California Native Wildflowers

California Native Wildflowers
Photo by Pamela Heckel / Unsplash

One of the most spectacular natural events in California are those years when the rainy season delivers the right amount of rain for a Superbloom. When this happens, the hills of California are blanketed in color from wildflowers.

California poppies in full bloom
California Poppies in bloom - Photo by Mike Ostrovsky / Unsplash

You can create your own superbloom at home. Native wildflower seed is easy to grow as long as you follow some basic tips. Between Mid-October and February, you can sow your seeds for a spring wildflower show. Ideally, you want the wildflowers to get soaked with rain because wet, cold conditions are perfect for seeds to germinate. In recent drought years in California, we have seen very little autumnal rain and warm temperatures through November. In these conditions, it's OK to start sowing later than normal.

Preparing Your Site

Optimal conditions for growing plants from seed is when you sow your seeds on bare soil. Make sure you remove any weeds or grass, but do not till the soil more than needed to remove the weeds. Excessive tilling will bring unwanted weed seeds to the surface. Most people don't like the look of bare soil, so you can use a thin layer of mulch and sow the seeds on top of that instead.

Shredded, Wood Chip or Bark Mulch?

For wildflower seed germination, I prefer to use shredded wood mulch. It does not soak up too much water, drawing moisture away from the seeds. It also allows a lot of sunlight through to the middle of the mulch, where seeds are hidden from birds. Wood chip and Bulk mulch is longer lasting and less likely to blow away, however they can suppress seed germination, which makes them better suited to weed prevention. Wildflowers grow like weeds, and thrive in loose organic matter or bare top-soil.

Shredded Mulch - Photo by Jon Moore / Unsplash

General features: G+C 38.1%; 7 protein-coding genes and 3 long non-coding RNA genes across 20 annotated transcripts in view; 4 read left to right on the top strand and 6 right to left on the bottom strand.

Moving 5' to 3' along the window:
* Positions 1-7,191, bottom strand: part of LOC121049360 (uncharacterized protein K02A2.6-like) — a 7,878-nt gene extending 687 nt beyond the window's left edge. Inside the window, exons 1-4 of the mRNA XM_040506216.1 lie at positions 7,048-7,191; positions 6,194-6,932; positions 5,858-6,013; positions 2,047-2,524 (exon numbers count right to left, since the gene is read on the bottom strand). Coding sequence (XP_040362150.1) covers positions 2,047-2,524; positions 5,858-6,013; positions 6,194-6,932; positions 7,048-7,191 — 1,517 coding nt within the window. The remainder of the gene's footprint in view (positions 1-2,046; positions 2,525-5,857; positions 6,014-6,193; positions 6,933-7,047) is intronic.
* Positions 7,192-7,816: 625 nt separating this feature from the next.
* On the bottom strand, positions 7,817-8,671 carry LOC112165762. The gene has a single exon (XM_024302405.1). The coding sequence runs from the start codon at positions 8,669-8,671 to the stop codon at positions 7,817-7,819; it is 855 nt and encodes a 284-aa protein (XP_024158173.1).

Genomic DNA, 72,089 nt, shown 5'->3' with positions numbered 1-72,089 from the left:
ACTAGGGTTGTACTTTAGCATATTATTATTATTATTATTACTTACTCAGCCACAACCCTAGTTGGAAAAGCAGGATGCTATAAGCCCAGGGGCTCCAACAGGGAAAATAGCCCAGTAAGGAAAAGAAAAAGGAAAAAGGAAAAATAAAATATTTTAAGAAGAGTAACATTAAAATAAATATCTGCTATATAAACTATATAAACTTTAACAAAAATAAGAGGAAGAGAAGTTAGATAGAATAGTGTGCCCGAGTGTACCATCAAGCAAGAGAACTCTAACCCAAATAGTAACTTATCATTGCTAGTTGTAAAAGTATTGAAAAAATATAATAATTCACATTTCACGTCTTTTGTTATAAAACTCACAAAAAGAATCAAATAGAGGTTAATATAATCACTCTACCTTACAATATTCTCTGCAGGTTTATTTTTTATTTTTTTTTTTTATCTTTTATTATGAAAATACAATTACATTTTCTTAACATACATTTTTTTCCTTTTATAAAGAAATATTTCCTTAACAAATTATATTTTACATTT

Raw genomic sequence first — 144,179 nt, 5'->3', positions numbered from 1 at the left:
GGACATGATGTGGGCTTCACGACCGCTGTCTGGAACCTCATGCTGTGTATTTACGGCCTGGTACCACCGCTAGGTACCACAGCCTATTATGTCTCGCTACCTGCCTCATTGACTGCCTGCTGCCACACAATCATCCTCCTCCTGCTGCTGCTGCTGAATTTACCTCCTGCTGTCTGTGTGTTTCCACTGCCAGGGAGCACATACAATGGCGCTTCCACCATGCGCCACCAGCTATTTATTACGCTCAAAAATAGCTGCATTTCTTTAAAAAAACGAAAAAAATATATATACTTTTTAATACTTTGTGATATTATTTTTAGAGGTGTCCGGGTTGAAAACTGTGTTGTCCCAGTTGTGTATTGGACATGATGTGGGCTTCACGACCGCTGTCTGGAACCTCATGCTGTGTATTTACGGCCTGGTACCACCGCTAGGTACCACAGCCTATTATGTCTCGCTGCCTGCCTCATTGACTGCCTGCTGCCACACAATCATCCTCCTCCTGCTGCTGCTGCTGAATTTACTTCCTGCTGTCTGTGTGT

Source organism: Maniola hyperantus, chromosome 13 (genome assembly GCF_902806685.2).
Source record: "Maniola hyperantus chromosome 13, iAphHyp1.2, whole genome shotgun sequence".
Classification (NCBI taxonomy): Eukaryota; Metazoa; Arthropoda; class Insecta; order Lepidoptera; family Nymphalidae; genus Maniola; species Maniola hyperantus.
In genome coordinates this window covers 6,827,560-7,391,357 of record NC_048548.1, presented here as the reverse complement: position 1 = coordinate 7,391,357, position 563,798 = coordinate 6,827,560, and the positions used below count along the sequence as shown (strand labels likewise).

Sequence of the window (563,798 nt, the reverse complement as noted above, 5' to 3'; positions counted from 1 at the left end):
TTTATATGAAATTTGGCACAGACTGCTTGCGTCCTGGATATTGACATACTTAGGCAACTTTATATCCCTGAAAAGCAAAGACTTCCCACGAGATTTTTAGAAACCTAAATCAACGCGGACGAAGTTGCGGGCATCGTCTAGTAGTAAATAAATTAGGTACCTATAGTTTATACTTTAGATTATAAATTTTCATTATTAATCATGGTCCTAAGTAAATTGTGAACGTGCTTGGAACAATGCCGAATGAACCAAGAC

Chip Mulch - Photo by Waldemar Brandt / Unsplash

Sowing the Seed

You can either scatter the seed on to your soil (if covering with mulch), or cover them with a light layer of soil (1/8th inch). When sowing seeds in clay soil garden beds, raking the soil to break up the topsoil is a good approach. Another special scenario is on hillside slopes. I recommend you sprinkle the soil with water to prevent the seeds rolling down the hill as you scatter them. In all situations, water the area immediately to saturate the seeds even if rain is in the short term forecast. Doing this this will prevent the seeds falling prey to hungry birds and help push them into the ground. Watering is especially helpful if you scattered seed onto a mulched bed. The soil must stay consistently moist while seeds are germinating and growing. Hand water during dry spells if it hasn't rained much.

Photo by Katie Rodriguez / Unsplash

Once the seedlings start growing, check your beds and remove any weeds that appear. You may not know the difference between a weed and a wildflower seedling. The folks at the Theodore Payne Foundation created this useful guide to help you with this.

If you don't have a garden of your own, or if it is too late to start sowing seed, you can go enjoy wildflowers in nature. For the last 40 years, The Theodore Payne Foundation gives weekly updates from March through May on where to see wildflowers in the Golden State through it's Wildflower Hotline. In the past, you called into a recorded message, but this is now updated for the digital age with weekly PDF updates on their site. If you want you can still call the hotline to hear the latest update voiced by Hollywood actor Joe Spano every Friday.

Tristam Bielecki

Tristam Bielecki

Garden Designer based in Los Angeles, California. Tristam specialises in planning drought tolerant and sustainable gardens with an emphasis on native plants.